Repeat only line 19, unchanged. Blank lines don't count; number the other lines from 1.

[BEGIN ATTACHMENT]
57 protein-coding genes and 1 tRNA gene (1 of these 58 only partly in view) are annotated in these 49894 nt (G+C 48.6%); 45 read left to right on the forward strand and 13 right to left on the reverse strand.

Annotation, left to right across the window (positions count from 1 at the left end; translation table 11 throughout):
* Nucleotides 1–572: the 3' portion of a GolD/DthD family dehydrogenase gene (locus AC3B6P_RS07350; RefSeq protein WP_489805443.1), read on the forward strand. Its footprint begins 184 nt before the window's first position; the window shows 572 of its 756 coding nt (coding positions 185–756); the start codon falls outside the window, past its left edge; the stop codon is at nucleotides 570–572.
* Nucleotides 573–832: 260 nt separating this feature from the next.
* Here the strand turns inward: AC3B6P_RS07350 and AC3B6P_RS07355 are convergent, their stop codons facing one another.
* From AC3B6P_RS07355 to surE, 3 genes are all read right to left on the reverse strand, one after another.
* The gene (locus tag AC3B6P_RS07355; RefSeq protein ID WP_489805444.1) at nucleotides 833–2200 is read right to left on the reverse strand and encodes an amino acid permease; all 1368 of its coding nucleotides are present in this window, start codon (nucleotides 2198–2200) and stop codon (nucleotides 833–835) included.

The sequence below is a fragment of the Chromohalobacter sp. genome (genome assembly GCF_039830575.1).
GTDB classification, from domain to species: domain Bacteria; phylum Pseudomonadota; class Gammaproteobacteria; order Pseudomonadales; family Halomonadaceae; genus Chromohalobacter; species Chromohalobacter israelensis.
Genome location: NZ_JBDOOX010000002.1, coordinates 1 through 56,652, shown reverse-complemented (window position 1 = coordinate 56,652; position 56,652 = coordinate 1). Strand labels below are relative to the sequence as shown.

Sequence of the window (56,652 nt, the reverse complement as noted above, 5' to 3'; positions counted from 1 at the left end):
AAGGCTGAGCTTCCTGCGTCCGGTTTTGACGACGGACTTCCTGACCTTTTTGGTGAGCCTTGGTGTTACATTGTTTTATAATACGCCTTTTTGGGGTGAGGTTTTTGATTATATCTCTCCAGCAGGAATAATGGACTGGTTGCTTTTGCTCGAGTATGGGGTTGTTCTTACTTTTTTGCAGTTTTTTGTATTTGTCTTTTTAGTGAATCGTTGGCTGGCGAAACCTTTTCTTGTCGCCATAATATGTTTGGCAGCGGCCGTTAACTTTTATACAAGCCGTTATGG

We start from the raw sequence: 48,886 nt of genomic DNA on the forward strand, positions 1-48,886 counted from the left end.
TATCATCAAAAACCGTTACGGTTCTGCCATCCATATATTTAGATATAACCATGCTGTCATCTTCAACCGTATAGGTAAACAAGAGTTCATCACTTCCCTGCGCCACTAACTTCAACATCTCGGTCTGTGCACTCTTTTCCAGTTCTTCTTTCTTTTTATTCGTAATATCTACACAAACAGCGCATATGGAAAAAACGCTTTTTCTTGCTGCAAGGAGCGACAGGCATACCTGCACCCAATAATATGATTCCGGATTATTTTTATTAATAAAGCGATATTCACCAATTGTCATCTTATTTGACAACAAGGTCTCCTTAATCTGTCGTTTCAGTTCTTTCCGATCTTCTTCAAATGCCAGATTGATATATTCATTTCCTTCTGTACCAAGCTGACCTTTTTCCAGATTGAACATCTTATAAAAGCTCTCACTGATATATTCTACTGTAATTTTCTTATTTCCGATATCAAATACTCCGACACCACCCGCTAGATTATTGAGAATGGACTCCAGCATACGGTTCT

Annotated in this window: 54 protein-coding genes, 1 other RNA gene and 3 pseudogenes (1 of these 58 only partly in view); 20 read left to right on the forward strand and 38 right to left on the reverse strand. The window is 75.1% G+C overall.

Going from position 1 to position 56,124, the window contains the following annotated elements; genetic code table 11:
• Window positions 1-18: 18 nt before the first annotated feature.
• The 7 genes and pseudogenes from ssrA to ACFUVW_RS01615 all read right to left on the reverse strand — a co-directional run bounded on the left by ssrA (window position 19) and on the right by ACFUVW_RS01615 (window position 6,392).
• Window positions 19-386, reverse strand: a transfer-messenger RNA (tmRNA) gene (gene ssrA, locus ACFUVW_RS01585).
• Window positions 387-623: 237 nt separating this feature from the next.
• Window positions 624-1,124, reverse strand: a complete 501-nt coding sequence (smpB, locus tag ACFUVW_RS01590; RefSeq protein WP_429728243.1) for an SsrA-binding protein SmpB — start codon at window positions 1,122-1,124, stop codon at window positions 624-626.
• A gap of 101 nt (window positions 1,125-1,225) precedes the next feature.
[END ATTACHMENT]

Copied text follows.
• Window positions 19-386, reverse strand: a transfer-messenger RNA (tmRNA) gene (gene ssrA, locus ACFUVW_RS01585).